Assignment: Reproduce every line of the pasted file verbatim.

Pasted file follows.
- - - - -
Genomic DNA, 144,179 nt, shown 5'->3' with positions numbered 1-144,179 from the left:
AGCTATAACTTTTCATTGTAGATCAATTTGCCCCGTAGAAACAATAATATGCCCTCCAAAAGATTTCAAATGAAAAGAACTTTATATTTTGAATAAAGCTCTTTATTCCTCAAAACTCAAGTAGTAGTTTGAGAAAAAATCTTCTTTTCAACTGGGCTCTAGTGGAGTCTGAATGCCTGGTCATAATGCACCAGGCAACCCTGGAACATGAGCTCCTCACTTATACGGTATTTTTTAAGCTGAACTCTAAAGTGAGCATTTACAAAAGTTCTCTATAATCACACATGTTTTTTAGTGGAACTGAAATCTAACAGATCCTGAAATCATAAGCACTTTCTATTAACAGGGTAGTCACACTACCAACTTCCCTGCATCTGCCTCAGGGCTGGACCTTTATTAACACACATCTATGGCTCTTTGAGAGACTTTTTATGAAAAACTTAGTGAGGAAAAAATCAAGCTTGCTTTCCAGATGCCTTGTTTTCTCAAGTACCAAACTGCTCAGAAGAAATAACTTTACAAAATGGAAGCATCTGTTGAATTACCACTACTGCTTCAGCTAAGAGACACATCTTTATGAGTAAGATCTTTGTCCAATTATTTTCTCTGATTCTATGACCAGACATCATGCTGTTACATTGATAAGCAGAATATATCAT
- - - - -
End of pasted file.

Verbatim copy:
Genomic DNA, 144,179 nt, shown 5'->3' with positions numbered 1-144,179 from the left:
AGCTATAACTTTTCATTGTAGATCAATTTGCCCCGTAGAAACAATAATATGCCCTCCAAAAGATTTCAAATGAAAAGAACTTTATATTTTGAATAAAGCTCTTTATTCCTCAAAACTCAAGTAGTAGTTTGAGAAAAAATCTTCTTTTCAACTGGGCTCTAGTGGAGTCTGAATGCCTGGTCATAATGCACCAGGCAACCCTGGAACATGAGCTCCTCACTTATACGGTATTTTTTAAGCTGAACTCTAAAGTGAGCATTTACAAAAGTTCTCTATAATCACACATGTTTTTTAGTGGAACTGAAATCTAACAGATCCTGAAATCATAAGCACTTTCTATTAACAGGGTAGTCACACTACCAACTTCCCTGCATCTGCCTCAGGGCTGGACCTTTATTAACACACATCTATGGCTCTTTGAGAGACTTTTTATGAAAAACTTAGTGAGGAAAAAATCAAGCTTGCTTTCCAGATGCCTTGTTTTCTCAAGTACCAAACTGCTCAGAAGAAATAACTTTACAAAATGGAAGCATCTGTTGAATTACCACTACTGCTTCAGCTAAGAGACACATCTTTATGAGTAAGATCTTTGTCCAATTATTTTCTCTGATTCTATGACCAGACATCATGCTGTTACATTGATAAGCAGAATATATCAT